We typically rely on security software to protect our systems from viruses and malware. We trust these programs enough that we typically leave them running in the background, scanning every file received for potential danger.
But what if this very system, that's supposed to protect your machine, can be exploited?
Ironically, that's what Microsoft patched recently with another round of emergency out-of-band updates for Windows Defender's Malware Protection Engine.
Are you affected?
The two vulnerabilities, CVE-2017-11937 and CVE-2017-11940, affect Windows Defender and Microsoft Essentials for all supported Windows machines, as well as Endpoint Protection, Forefront Endpoint Protection, and Exchange Server 2013 and 2016.
Similar to another Windows Defender security flaw discovered earlier this year, these exploits use Windows Defender to launch themselves when the malware protection engine scans a specially crafted file. Hackers can then use these flaws to run code and remotely take over your PC.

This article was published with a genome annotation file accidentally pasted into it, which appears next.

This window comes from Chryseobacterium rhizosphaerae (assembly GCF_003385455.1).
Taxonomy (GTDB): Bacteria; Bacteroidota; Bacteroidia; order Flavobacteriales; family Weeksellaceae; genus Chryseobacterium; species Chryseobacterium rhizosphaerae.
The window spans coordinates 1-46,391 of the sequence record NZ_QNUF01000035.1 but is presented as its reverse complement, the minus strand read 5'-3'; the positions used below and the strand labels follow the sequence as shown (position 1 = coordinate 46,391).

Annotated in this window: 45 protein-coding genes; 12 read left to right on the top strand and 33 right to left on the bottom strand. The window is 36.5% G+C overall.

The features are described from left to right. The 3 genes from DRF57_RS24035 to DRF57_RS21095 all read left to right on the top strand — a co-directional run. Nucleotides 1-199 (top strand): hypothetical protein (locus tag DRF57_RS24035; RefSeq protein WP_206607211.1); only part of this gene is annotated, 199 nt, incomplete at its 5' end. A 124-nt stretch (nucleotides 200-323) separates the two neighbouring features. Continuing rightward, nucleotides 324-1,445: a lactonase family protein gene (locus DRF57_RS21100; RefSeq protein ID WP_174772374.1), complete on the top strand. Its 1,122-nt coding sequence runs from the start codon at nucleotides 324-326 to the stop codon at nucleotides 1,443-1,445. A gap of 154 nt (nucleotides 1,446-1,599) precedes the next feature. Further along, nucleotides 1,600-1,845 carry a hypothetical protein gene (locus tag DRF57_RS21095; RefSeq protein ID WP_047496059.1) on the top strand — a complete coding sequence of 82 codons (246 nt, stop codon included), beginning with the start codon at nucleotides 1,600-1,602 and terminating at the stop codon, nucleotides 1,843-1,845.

This means if someone sends a poisoned file via email or instant message, all it takes is for Windows Defender (which is supposed to protect your system) to scan it for the attack to execute.
The flaw can likewise be exploited via file sharing, websites, downloads - anything that is automatically scanned by Windows Defender.
Thankfully, the flaws have not been revealed publicly and Microsoft said that they have not been exploited in the wild.
Make sure you have your PC set to receive automatic updates. This is another reason why it's important that you do not disable this critical security system setting.
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